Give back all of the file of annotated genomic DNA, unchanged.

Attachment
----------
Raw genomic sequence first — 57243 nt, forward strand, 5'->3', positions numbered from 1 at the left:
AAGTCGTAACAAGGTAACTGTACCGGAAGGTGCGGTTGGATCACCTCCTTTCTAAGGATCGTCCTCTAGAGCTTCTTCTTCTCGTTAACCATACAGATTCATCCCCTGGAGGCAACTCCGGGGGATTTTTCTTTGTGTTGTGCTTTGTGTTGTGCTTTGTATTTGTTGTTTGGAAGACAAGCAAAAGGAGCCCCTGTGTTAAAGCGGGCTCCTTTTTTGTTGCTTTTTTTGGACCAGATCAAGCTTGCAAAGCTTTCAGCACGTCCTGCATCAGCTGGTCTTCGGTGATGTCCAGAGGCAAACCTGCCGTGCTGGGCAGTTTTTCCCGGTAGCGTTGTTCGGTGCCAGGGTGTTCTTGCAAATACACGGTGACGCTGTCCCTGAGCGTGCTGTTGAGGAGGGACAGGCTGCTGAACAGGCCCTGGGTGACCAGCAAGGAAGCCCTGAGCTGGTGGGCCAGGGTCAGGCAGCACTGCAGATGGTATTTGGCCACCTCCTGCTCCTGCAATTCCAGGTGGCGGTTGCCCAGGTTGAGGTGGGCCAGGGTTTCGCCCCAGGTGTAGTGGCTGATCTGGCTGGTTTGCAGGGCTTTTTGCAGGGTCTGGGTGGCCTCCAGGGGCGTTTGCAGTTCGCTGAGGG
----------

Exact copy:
Raw genomic sequence first — 57243 nt, forward strand, 5'->3', positions numbered from 1 at the left:
AAGTCGTAACAAGGTAACTGTACCGGAAGGTGCGGTTGGATCACCTCCTTTCTAAGGATCGTCCTCTAGAGCTTCTTCTTCTCGTTAACCATACAGATTCATCCCCTGGAGGCAACTCCGGGGGATTTTTCTTTGTGTTGTGCTTTGTGTTGTGCTTTGTATTTGTTGTTTGGAAGACAAGCAAAAGGAGCCCCTGTGTTAAAGCGGGCTCCTTTTTTGTTGCTTTTTTTGGACCAGATCAAGCTTGCAAAGCTTTCAGCACGTCCTGCATCAGCTGGTCTTCGGTGATGTCCAGAGGCAAACCTGCCGTGCTGGGCAGTTTTTCCCGGTAGCGTTGTTCGGTGCCAGGGTGTTCTTGCAAATACACGGTGACGCTGTCCCTGAGCGTGCTGTTGAGGAGGGACAGGCTGCTGAACAGGCCCTGGGTGACCAGCAAGGAAGCCCTGAGCTGGTGGGCCAGGGTCAGGCAGCACTGCAGATGGTATTTGGCCACCTCCTGCTCCTGCAATTCCAGGTGGCGGTTGCCCAGGTTGAGGTGGGCCAGGGTTTCGCCCCAGGTGTAGTGGCTGATCTGGCTGGTTTGCAGGGCTTTTTGCAGGGTCTGGGTGGCCTCCAGGGGCGTTTGCAGTTCGCTGAGGG